Most of the constructors of these events require the event source and id of the event.
So lets say in some simulation project, I need a particular button to be clicked n number of times at m intervals. So can I create an ActionEvent object with that button as source and then somehow fire the event at regular intervals instead of manually having to press the button.
Thanks Greg for the reply. But I think I was looking for a different answer.
I was trying to understand the meaning of an event.
I got the definition of an event as:
Events are objects or messages used when a software components wants to notify a state change to other components.
As per my understanding the classification can be of 3 types.
1. System generated GUI events (All the events which inherit from java.awt.AWTEvent class as of JDK1.1 2. System generated non-gui events. I am really not sure how this is possible or don't have an example for this. But from the design perspective this shud be possible. Let me guess something like a task manager. 3. User generated events. This can be a Event Source implementing observer design pattern in which event handlers can register with the event source for notification.
If this classification is correct, then do we follow any standards for all the three categories of events.
I mean all exceptions have a common root, all threads have a common root, all objects have a common root. So why not a common root for all kinds of events ?
There should be a standard mechanism for creation as well as firing of events.
Secondly, if system generated GUI events r something which should have been generated only by System, then why do we have public constructors for all such events. :roll:
I was again thinking over the difference between creating an instance of event and firing of an event. What can a user do by creating an instance of a system event, if he cannot fire it ? or is there any way to fire the event.
Thanks in advance, Gopals.
Joined: May 17, 2003
I found an example of non-gui events.
JSSE (Java Secure Sockets Extension), uses the standard event model.
There is a common class parent of all the Events in the JDK 1.0 Event Model. It is java.awt.Event. This model is obsolete. You can read read about it here thanks to R.G.Baldwin. You can also read about the advantages of the new Delegation Event Model in JDK 1.1 here. The common class for all the events in the Delegation Event Model is java.util.EventObject.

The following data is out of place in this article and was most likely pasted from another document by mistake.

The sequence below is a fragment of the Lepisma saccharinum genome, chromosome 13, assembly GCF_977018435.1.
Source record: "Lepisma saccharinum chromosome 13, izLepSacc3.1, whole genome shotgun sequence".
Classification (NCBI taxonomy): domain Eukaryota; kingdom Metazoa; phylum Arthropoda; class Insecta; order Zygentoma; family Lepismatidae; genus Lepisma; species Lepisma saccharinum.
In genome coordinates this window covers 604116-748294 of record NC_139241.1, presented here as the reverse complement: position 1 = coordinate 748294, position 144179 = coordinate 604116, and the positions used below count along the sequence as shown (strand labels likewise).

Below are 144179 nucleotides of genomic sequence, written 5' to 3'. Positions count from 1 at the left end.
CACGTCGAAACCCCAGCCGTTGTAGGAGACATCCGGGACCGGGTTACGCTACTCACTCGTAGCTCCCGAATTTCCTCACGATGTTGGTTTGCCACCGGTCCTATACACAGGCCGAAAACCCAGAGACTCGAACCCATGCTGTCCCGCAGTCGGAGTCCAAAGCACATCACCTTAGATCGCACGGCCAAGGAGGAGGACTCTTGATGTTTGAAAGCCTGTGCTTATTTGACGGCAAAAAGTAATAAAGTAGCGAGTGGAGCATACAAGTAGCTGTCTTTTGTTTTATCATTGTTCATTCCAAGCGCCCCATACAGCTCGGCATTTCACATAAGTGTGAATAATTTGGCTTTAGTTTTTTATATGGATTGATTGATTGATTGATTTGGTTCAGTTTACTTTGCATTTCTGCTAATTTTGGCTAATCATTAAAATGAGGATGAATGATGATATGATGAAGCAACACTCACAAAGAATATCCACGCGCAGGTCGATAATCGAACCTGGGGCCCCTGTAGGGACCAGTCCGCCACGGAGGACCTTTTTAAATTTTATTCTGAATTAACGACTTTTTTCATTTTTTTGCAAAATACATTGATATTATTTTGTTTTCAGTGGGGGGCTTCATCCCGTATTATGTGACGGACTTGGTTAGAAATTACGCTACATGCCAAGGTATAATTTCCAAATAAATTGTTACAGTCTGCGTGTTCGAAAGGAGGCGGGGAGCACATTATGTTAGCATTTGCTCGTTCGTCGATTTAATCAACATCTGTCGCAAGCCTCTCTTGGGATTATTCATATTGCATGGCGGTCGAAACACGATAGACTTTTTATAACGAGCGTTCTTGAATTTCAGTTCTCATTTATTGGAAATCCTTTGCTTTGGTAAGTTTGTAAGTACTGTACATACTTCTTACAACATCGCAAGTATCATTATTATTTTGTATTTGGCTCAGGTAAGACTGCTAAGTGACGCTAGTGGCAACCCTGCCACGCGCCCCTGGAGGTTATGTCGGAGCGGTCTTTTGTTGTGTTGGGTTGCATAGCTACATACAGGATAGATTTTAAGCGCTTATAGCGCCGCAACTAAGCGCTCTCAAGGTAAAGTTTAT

The use of Observer/Observable in Java to implement the publish-subscribe pattern is dated in JDK 1.0. A that time the DEM model was not out. DEM goes beyond MVC because encapsulates what has changed in an Object: the event. And we have a hierarquy of events to express different events.
The constructors are public because they need to be called from outside the package they were declared.
The short answer is that you have the ability to contruct and fire the events you need to do so; while others events are "automatically" created and managed: Low level events represent interactions of the user with the window, mouse or keyboard. The OS passes messages for this interaction to the Java runtime who contructs and fires the apropiate events. Semantic events has meaning regardless how they were spawned. When an ActionEvent signals that a button was pressed you are interested in the meaning of that hit for the program, not in knowing if the mouse or keyboard was involved. Some of the semantic events can be generated without user interaction, they can be generated programatically via the apropiate methods. Like AbstractTableModel.fireTableXXX
SCJP2. Please Indent your code using UBB Code
Joined: May 17, 2003
Thanks Jose for the explanation. I now have got the answer to my questions. For all AWTEvents, the general procedure to fire events is calling processEvent method, which is supported by all the AWT & Swing Components. I tried it in my code and it worked. The source is provided below.